March 16, 2011

Emory Profile

Judith Evans-Grubbs: Coming full circle

Judith Evans-Grubbs '78C is Betty Gage Holland Professor of Roman History.

Judith Evans-Grubbs'78C, the newly-appointed Betty Gage Holland Professor of Roman History, is fascinated with people on the margins and societies in transition.

What better case study than the economic, military and social collapse of the Roman empire in 476 A.D.? Evans-Grubbs' research focuses on the roles of women, fatherless children and slaves in ancient Roman civilization, particularly during the Imperial and Late Antique periods. 

Modern society may shed more light on the role of the family in the Roman world than the other way around, she says.

"There is an absence of good data about real families in ancient Rome," she notes.

To bridge the gap, Evans-Grubbs relies on major Roman legal texts, ancient manuscripts and Christian literary sources.

Her second book, "Women and the Law in the Roman Empire: A Sourcebook on Marriage, Divorce and Widowhood" (Routledge, 2002), discusses the legal rights and disabilities of women in classical Rome. While a woman kept her own property in marriage and had the right to divorce her husband, she could not hold public office or play any other public role.

On March 23, Evans-Grubbs will present the Betty Gage Holland Inaugural Lecture. The chair, held by Evans-Grubbs, is funded by the James M. Cox Jr. Foundation in honor of Holland, the late widow of the former Cox Enterprises chairman.  

Evans-Grubbs' talk is based on her preliminary research examining the influences of classical authors on the attitudes of Southern slaveholders in 18th and early 19th-century America. Classically trained prominent men, such as Thomas Jefferson, used Roman conceptions of slavery to justify the system's continuation, she explains.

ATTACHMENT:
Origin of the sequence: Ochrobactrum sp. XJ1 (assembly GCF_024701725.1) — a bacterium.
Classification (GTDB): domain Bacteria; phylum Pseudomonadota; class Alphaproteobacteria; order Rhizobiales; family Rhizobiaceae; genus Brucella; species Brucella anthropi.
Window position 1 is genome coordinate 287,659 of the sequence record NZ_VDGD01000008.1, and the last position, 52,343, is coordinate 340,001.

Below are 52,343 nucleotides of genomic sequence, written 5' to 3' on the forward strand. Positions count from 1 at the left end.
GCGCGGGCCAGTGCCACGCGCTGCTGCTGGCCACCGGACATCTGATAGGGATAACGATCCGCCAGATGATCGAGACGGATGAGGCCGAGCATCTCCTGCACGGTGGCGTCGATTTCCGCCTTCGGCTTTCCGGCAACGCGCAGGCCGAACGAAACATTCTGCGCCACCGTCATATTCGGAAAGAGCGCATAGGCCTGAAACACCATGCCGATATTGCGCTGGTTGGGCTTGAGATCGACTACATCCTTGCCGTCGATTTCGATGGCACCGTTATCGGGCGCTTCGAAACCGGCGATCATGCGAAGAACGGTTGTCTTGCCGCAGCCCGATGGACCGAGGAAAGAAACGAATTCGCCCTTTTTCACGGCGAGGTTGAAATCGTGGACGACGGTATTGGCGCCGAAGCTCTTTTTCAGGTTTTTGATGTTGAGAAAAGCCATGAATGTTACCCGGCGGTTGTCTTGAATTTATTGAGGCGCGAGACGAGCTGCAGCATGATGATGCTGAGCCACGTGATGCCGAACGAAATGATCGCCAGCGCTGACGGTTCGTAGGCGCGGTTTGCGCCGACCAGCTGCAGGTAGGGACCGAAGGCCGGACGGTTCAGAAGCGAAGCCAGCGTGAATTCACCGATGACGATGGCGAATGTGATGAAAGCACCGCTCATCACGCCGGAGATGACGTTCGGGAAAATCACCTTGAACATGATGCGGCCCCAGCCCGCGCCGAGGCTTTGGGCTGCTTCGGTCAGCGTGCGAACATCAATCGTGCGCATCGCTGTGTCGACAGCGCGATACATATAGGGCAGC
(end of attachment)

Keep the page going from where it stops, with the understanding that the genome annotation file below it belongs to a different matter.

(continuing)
She became interested in the topic in a previous role as assistant professor of classical studies at Sweet Briar College, a former slave plantation near Charlottesville, Va.

All in the family

Evans-Grubbs' Emory homecoming is 33 years overdue.

Raised in Atlanta, she is one of three daughters of former mathematics department chair Trevor Evans. All three sisters graduated from Emory.

Evans-Grubbs received her bachelor's degree in Greek and English in 1978. She recalls visiting her father (now deceased) in the former Thompson Hall, which also housed the small classics department.

She would take the Number 6 bus into Atlanta to visit her now-husband, Charles, at Georgia State University. (The couple's daughter, a senior international studies major at Washington University in St. Louis, is a visiting student at Emory this year.)

During Evans-Grubbs' student years, Emory was still transitioning from a regional to a nationally recognized university.

"Emory really has changed for the better," she says, noting for example, the open dialogue about its historic ties to slavery through events, such as the recent "Slavery and the University: Histories and Legacies" conference.

After graduating from Emory, Evans-Grubbs completed her doctoral dissertation at Stanford University and later, her first book examining Roman Emperor Constantine's marriage legislation, which was surprisingly devoid of Christian morality.

"He was reacting to the social conditions of the day," she says, noting that Constantine criminalized "bride theft" in response to young couples essentially eloping without their parents' consent.

Her current book project examines the precarious position of fatherless children in the Roman Empire. These include children who were abandoned at birth and sold into slavery.

"The line between slavery and freedom in Roman society was often blurred," Evans-Grubbs says. "Fatherless children were particularly vulnerable to exploitation and even enslavement." 

This semester, Evans-Grubbs is teaching undergraduate and graduate courses on the decline of the Roman empire. Next year, the history department will launch a new PhD track in ancient history.

"We're excited to draw from the classics, art history, philosophy and religion, as well as history," she says.

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